Meet Jano.

He’s a 7-year-old German Shepheard who is as fierce as he is handsome.

Jano and his handler Corporal Nathan Birklid are part of the Mason County Sheriff’s Office’s K9 team.

While the Washington State Patrol has the largest K9 team in the state, it doesn’t have one thing: Apprehension K9s. However, the Mason County Sheriff’s Office does, and that’s why they came out to provide training for our WSP cadets.

Although troopers don’t work first-hand with apprehension K9s, they do assist other law enforcement agencies who do. By exposing cadets to these K9s early in their training, they will gain both understanding of K9 operations and also some experience on the do’s and don’ts of being around a working dog.

Take a look at some of the training highlights below.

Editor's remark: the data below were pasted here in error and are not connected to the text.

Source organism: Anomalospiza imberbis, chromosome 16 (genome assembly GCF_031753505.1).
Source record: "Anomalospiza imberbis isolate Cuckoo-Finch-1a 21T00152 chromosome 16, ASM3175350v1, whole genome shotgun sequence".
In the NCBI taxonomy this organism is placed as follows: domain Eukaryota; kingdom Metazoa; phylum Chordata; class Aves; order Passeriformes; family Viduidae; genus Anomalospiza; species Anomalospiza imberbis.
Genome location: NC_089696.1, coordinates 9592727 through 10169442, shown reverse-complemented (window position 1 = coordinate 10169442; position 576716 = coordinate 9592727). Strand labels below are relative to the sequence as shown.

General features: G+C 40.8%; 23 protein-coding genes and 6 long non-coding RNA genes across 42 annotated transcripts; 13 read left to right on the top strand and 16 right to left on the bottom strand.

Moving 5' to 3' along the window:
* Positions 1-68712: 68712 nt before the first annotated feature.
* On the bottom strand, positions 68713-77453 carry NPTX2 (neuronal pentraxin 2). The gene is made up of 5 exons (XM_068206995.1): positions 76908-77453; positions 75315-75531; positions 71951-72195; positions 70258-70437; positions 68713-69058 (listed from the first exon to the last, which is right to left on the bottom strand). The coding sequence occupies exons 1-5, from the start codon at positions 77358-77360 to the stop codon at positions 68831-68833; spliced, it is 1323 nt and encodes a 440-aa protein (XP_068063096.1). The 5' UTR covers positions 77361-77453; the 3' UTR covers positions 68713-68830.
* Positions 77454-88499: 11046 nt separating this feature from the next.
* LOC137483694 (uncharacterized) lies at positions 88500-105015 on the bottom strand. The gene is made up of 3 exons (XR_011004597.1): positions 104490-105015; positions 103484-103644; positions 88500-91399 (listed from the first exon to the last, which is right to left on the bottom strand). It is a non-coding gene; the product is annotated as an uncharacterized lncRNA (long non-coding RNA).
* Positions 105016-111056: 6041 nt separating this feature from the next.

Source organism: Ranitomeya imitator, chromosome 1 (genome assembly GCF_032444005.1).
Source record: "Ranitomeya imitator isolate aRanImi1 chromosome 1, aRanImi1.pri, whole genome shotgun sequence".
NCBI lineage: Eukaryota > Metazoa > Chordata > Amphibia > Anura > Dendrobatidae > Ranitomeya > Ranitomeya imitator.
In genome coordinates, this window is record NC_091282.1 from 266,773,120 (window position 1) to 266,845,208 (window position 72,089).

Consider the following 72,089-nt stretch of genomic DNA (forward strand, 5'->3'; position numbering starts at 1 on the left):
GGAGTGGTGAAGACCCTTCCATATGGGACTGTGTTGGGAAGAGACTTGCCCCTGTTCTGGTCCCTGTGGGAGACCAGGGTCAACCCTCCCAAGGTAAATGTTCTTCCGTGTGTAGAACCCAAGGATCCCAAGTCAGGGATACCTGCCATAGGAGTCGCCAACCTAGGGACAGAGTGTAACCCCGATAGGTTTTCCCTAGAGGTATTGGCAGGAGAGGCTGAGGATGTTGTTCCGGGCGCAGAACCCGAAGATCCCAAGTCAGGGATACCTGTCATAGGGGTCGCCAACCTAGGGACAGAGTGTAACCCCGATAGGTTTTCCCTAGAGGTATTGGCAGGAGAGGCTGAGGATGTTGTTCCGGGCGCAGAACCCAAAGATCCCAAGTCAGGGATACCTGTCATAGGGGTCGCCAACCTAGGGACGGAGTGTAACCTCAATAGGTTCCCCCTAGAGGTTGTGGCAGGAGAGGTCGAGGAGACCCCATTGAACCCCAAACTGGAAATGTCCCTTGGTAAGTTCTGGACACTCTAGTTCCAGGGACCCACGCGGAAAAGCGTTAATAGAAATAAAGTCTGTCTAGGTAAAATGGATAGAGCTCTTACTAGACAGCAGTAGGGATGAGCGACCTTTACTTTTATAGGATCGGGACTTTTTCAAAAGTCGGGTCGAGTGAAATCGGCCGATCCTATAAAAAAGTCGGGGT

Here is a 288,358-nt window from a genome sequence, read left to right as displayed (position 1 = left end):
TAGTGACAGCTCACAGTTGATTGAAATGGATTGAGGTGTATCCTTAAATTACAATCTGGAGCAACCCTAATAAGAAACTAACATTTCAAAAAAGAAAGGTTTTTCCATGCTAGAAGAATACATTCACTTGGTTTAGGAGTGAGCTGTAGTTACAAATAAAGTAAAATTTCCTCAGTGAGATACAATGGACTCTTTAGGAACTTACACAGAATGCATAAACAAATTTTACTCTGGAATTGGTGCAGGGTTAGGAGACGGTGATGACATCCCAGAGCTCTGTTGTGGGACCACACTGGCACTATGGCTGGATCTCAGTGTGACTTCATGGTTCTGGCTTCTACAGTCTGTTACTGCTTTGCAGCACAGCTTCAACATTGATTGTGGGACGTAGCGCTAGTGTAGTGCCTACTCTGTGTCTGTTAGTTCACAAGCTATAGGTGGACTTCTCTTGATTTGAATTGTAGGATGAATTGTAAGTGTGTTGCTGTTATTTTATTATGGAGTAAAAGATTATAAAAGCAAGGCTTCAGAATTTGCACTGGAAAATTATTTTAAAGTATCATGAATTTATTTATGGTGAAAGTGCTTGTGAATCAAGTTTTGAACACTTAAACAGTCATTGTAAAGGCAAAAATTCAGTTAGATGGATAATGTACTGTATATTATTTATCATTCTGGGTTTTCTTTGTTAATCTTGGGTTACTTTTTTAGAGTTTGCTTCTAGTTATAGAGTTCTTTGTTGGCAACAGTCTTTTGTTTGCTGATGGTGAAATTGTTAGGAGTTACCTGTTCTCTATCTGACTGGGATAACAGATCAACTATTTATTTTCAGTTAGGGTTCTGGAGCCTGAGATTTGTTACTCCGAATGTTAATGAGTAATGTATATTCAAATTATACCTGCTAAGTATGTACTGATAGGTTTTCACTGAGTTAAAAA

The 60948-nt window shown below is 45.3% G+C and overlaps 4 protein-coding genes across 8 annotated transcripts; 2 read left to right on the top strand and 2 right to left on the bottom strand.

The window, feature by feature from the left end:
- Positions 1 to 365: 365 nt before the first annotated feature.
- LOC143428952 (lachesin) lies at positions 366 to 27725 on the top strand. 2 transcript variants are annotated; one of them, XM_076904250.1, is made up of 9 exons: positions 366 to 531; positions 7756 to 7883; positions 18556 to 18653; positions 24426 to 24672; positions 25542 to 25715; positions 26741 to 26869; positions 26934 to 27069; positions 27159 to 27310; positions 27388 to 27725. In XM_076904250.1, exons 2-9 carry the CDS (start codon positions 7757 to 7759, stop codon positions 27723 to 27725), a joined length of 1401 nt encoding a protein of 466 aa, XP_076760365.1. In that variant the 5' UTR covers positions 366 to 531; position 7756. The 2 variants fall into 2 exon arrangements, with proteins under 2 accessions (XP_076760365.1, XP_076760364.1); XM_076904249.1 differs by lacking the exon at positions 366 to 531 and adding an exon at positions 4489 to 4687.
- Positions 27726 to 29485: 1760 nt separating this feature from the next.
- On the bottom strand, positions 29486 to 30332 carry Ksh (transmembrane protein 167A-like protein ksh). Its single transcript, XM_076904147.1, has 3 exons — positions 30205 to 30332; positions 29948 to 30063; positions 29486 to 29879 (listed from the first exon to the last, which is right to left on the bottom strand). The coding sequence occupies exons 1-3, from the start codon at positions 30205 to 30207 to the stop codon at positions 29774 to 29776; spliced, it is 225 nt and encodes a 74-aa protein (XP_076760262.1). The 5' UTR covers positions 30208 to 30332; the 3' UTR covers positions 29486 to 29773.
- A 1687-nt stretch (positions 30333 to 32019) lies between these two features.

This literal hands-on experience gave cadets perspective from both sides of the K9 bite training.  It also taught cadets how to get a working dog to release from their bite just in case they are ever tasked to do so.

As you can see in the video, these cadets had fun working with Mason County’s K9’s (who wouldn’t!). But the overall goal was to get them comfortable with the best practices for working and engaging with K9 teams.

The Washington State Patrol is thankful for their partnership with the Mason County Sheriff’s Office who comes and provides this training for free every year.

To learn more about the Mason County Sheriff’s Office K9 program, visit their website here:

While we may not have apprehension dogs, the WSP does have one of the largest drug and explosive detection K9s teams in the country. The Washington State Patrol Canine Training Unit has roots that date back to 1997 when the first two explosive detection teams were deployed. In order to be a WSP K9 handler, troopers and their K9 partners must undergo more than 400 hours for explosive detection training and more than 200 hours for narcotics detection training.